How to Keep Your Notes Organized –

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Readers had a great threadjack on how to keep your notes organized — and it’s been far too long since we’ve talked about this! What are your tips and tricks for keeping your notes organized, whether it’s notes about job-related matters or personal issues like healthcare? Do you use one system for work matters, and one system for personal issues?

For my $.02…

How I’ve Always Kept My Work-Related Notes Organized

Nothing I’ve found since has beaten the system I came up with when I was a lawyer working for a BigLaw firm… as I noted back in my post on how to organize your office:

I would keep one “general” folder with all of my initial notes from prior pleadings and general strategy notes, and then I’d start a new folder for each major assignment I was tasked with (memo, research, portion of a brief, whatever).

I would keep the recent and active folders near my desk in a folder tower or stackable paper tray (where each case had its own little slot … and then move them to a filing drawer or redweld once the case was Really Truly Over, or once the assignment got stale enough and I needed more room closest to my desk. (Oh, and I love my Brother P-Touch label maker.)

For my $.02 on the to-do lists, I keep a number of them. I keep a Post-It with my immediate tasks for the day, and I start a clean Post-It for every meeting to record action items for me and others. I also keep a longer to-do list on a notepad that I update about once a week, and consult in the rare event that I finish all of my must-finish-tasks for the day. I also keep a running big-picture to-do list…

If you wanted to do this with less paper, my newer system (which I implement more poorly) involves just straight text notes in the default Notepad app that comes with Windows. I like it because it doesn’t take any memory to detract from the 10,000 tabs I inevitably have open, and also because if I’m copying and pasting phrases from anywhere on the web, then the Notepad app strips all formatting so it’s plain text. Then I move it to a folder on whatever topic I’m looking at, along with any Excel spreadsheets or other related notes.

How I Keep My Personal Notes Organized

I’ve always been a huge fan of Evernote for my personal notes. I like that I can just as easily share things to it via my iPhone or email, or on one of my computers, and it has historically been pretty easy to find what I’m looking for.

I wrote about this extensively over at CorporetteMoms because this really became a Thing for me once I was juggling a lot of family-related notes… Each family member has their own big Notebook, with smaller folders for known issues that we’re watching or researching. (I have a default folder called “aaToFile” in each notebook so I don’t have to spend too much time thinking about where new items should go.)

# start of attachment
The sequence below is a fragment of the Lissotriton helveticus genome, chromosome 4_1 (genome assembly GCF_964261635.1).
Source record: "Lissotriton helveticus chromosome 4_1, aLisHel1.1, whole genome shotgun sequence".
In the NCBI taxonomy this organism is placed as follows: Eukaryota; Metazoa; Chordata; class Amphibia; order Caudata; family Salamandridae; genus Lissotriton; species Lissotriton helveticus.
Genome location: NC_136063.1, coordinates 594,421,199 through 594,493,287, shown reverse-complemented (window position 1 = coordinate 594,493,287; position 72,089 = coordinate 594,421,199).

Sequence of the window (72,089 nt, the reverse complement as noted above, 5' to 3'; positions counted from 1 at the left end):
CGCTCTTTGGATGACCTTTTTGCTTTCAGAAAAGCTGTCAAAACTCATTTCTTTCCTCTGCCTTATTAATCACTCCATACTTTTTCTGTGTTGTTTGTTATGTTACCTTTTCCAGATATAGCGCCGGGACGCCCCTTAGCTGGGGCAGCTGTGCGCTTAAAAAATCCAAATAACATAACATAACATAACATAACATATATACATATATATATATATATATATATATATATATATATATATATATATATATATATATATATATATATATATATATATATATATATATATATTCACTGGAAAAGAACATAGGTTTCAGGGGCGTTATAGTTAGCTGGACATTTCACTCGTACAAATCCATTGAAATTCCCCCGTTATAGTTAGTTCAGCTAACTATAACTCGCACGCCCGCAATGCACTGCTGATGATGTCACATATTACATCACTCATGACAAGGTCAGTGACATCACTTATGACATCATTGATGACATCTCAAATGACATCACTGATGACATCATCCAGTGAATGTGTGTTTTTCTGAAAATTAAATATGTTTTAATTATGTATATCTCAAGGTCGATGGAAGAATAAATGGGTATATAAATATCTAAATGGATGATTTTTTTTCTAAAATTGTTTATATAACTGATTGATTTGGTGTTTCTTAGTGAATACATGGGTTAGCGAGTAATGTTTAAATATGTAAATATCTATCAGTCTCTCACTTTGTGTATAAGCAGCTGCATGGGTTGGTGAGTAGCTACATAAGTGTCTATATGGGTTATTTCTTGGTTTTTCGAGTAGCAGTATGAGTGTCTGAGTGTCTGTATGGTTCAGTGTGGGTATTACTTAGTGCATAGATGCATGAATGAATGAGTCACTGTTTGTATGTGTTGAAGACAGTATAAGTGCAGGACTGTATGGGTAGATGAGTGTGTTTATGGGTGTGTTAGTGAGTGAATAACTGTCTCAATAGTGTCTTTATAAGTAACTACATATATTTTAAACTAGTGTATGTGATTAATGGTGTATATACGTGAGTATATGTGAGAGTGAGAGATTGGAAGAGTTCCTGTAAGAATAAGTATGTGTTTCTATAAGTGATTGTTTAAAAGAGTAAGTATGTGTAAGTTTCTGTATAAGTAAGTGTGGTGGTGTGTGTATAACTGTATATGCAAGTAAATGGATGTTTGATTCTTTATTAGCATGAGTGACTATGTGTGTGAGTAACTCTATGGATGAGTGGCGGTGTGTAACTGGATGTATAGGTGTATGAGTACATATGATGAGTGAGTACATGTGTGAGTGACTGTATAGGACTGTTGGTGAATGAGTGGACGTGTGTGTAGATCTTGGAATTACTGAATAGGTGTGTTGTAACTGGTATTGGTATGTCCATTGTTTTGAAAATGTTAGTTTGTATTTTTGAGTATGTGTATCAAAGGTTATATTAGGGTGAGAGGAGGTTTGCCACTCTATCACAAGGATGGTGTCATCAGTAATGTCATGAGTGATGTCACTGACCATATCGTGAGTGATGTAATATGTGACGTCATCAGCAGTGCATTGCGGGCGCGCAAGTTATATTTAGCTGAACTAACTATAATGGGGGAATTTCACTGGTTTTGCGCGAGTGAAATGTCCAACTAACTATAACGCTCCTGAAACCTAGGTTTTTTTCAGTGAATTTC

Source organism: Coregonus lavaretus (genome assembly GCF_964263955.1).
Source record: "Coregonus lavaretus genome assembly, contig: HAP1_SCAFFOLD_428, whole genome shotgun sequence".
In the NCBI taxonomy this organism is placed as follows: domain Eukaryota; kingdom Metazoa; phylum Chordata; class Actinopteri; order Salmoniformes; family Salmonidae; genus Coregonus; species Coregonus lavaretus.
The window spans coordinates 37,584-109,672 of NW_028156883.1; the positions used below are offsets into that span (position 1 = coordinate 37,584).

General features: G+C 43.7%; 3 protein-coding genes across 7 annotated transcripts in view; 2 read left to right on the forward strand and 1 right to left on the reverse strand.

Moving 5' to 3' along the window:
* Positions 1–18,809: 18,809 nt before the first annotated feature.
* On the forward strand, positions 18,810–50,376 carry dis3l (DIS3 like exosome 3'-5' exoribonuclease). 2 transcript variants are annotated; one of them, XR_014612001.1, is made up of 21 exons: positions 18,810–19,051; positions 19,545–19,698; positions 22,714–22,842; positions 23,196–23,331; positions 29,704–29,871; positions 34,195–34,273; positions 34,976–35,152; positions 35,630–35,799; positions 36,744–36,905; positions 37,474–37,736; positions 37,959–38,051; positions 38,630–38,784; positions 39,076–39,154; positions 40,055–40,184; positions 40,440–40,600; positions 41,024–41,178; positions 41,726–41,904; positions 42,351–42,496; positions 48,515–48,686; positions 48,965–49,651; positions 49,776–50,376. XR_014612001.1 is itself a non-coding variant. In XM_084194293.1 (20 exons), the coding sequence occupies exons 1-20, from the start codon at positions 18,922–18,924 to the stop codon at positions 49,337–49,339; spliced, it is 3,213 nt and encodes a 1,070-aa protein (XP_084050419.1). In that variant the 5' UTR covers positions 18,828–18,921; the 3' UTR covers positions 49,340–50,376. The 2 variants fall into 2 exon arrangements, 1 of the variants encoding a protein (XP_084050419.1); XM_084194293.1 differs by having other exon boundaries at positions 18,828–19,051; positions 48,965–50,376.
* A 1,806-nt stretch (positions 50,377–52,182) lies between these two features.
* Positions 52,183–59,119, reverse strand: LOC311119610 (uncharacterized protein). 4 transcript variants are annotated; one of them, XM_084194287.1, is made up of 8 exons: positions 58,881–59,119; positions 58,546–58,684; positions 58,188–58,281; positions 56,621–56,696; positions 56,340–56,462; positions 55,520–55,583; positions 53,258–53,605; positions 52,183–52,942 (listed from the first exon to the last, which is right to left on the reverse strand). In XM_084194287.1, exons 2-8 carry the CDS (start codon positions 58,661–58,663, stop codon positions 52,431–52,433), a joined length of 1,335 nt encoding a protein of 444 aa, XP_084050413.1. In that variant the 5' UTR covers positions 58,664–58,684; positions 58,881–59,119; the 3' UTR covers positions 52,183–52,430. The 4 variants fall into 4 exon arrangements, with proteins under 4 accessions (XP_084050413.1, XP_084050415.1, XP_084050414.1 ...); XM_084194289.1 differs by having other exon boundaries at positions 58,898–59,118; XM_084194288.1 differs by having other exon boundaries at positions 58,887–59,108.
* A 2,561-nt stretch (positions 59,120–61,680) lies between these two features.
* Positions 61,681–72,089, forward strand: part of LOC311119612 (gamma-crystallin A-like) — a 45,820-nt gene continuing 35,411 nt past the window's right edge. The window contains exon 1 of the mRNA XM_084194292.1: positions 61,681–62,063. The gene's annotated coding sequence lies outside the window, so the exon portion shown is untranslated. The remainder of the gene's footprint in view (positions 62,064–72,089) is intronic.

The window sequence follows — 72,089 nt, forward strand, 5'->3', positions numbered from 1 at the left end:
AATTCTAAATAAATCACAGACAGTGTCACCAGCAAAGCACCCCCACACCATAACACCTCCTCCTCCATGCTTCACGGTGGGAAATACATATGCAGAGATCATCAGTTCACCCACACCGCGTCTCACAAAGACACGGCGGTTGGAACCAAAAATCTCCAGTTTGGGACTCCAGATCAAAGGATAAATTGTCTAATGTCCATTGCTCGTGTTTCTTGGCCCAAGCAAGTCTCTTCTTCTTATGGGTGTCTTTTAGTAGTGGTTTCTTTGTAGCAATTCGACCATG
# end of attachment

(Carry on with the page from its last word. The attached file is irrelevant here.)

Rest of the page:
Specifically, I keep these kinds of things in the family Evernote:

Articles (for me, mostly health-related research): I can’t tell you the number of times I’ve googled things regarding sleep hygiene, eczema, potty training issues, etc. — but now I send any interesting article with a link and sometimes even a quote to the relevant kid’s folder in Evernote. (One of my kiddos has a speech delay and some other sensory issues, and each of those issues have led me down a thousand rabbit holes on the internet.)

Facebook comment threads: If you’re a parent and you’re like me, you’re in a lot of Facebook groups for mom-related things (for me, business-related things, too), where you can find some fabulous threads filled with advice and tips. I just expand the entire thread and send it to Evernote, with appropriate keywords, personal notes, or brief takeaways at the top of the note so I can immediately remember why I wanted to save it.

Notes from conversations, calls, teacher conferences, doctor’s appointments, insurance discussions, etc.: You know how sometimes you have a conversation with someone about your kiddo and then write an email to your partner (possibly your caregiver, too) to relay the information and get you both on the same page? I send that kind of thing to Evernote, and then I have everything in one place.

(Having one repository is important — when I forget to send information to Evernote, we’re often wondering if we emailed it? texted it? printed something out? — and the information is frequently lost.)

{related: these are our best tips on digital journaling}

Readers’ Tips to Keep Notes Organized

Readers had a threadjack about this very topic recently — some great suggestions included:

  • I have one notebook where I number the pages and keep a table of contents, sort of like a bullet journal.
  • I take notes in pre-punched 3-hole paper pads. When the pad is full, I take out the notes and put them in the appropriate binder (one for non-profit, one for personal finance, specific ones for work matters). Fast. Easy to take notes. Easy to reference notes once they are taken while issue is alive. Can be scanned later once the issue is closed and you want a permanent record. (Kat note — I did this for college and law school and can vouch for this being a great system; I’m trying to get my eldest son to implement this now that he’s in middle school…)
  • I use my iPad Notes for this. I have separate folders for each thing, work, nonprofit, home, personal goal planning, etc. Then I make individual notes inside those folders. E.g. for work, I have a note for each client name, and then any time I have a meeting or a call or strategy session, I add to that note. Since I can also use my iPad for email, texting, internet, watching Netflix, etc., it is more cost effective.
  • I use a single notebook for everything. I put headers with subject and date when I’m on to a new topic.

Do tell, readers — what’s your system? How do you keep track of information?